Monthly Archives: February 2012
In a previous post, I listed the initiatives that training participants came up with for creating and maintaining more FLOW in the organisation. This post follows-up with 24 more ideas in 5 concrete FLOW areas …
To get more FLOW, be sure everyone has a clear mission
- Take the time to translate core company objectives/mission into each person’s function, especially when dealing with change or restructuring
- As an individual, ask questions regularly to better understand how you align to the company vision/mission/values
…people need quality feedback if they are going to get in FLOW
- Recognise and share success stories within the organisation
- Talk about personal FLOW with own managers in status-updates or other regular meetings
- Ask for regular feedback on your work
Teamwork and communication can help to build “self-worth” and success
- Implement (or at least discuss) a “code of conduct” with colleagues that respects individuals’ FLOW needs
- Ask for help from colleagues when you are out of FLOW
- Inform your colleagues about your “high-energy” moments so that a) they know that that’s a good time for you to be working on most-important tasks; b) they will respect your need for concentration at those times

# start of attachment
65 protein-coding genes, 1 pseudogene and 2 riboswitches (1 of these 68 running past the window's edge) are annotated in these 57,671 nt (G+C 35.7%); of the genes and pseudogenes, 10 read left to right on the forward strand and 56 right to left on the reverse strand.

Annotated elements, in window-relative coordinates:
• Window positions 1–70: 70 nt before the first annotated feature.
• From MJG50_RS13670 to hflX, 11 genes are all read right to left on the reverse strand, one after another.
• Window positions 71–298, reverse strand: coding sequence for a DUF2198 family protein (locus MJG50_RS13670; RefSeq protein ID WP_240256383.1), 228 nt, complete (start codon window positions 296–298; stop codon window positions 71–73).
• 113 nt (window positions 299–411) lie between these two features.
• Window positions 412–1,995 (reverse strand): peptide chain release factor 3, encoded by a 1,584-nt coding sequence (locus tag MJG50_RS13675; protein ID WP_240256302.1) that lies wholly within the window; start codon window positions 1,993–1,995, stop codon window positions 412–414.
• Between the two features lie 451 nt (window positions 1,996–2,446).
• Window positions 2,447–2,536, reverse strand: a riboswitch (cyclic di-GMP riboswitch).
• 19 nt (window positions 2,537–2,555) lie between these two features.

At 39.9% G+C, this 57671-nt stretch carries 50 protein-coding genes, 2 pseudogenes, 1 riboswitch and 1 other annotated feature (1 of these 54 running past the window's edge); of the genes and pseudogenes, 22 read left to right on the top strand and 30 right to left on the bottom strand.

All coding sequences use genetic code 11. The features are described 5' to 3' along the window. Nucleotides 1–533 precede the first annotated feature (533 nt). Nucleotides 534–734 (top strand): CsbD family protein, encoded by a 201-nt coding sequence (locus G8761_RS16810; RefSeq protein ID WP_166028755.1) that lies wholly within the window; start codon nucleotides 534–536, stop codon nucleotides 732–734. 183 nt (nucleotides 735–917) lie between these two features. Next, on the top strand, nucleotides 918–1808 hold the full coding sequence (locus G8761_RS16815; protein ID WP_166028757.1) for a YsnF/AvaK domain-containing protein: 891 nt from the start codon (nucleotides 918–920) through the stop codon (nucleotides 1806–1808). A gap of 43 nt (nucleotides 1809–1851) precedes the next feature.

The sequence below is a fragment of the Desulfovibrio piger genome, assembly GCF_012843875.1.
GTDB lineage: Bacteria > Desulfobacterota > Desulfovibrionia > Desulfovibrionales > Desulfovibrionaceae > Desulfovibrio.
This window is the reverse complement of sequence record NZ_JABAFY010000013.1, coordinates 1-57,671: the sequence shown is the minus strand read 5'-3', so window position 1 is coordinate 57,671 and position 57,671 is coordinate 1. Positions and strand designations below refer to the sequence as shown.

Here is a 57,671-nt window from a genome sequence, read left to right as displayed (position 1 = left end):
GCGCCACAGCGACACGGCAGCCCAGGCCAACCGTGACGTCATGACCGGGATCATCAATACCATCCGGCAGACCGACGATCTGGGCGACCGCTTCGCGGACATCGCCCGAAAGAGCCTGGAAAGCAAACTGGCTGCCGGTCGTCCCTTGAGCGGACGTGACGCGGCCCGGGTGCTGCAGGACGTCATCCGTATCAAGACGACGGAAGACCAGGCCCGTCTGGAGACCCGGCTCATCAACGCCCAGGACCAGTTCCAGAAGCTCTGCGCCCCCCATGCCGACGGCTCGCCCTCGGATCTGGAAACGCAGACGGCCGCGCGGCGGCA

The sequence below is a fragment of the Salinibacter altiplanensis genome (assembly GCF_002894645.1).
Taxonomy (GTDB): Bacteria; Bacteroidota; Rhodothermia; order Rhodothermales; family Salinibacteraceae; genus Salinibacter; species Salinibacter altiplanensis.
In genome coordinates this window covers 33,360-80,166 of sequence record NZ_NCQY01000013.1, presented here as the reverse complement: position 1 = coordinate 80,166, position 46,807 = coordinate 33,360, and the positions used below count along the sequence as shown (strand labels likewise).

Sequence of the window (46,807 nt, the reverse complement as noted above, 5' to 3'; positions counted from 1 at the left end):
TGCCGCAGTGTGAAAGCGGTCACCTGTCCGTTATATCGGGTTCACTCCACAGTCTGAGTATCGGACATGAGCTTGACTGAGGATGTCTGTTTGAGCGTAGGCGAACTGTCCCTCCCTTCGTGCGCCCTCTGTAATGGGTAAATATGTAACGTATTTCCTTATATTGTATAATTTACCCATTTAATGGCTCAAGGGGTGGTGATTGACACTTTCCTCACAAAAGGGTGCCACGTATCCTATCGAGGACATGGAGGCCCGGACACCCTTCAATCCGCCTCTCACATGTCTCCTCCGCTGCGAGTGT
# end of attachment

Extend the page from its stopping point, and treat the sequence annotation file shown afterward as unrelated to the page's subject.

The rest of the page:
- Avoid “indirect communications” – phone-calls and instant messaging in faster and more effective than email (but… see the part on “concentration”)
- Learn how to say (and hear!) “NO” to (from) colleagues
- Have time-keepers in meetings in order to help people stick to their personal priorities
Boost concentration at key moments
- Turn-off email pop-ups .. or better still: CHoose when to read them
- Close the door
- Find a “quiet room”
- Use ear plugs
- Designate a room for conf-calls, rather than letting everyone on the floor follow the call !
- Take the time to set priorities well … and stick to them
- Install home-working possibilities for high-importance/high-concentration task moments
- Organise office space by function
Find your balance between challenge and skills
- Use job-rotation schemes to avoid bore-out
- Create a strengths-matrix so that people know where to turn for help on specific topics
- Hire more people (to avoid burn-out)
- Decrease workload – outsource what is possible, even within your own organisation; drop useless activities/chores
- Identify people who are bored and give them more of the work of people who are overloaded
Thanks for reading!
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This blog post has been written as support for homework for participants from my training on “Creating Influence”.
…but the exercise described below is an excellent approach to defining strategic action for any mission you may undertake.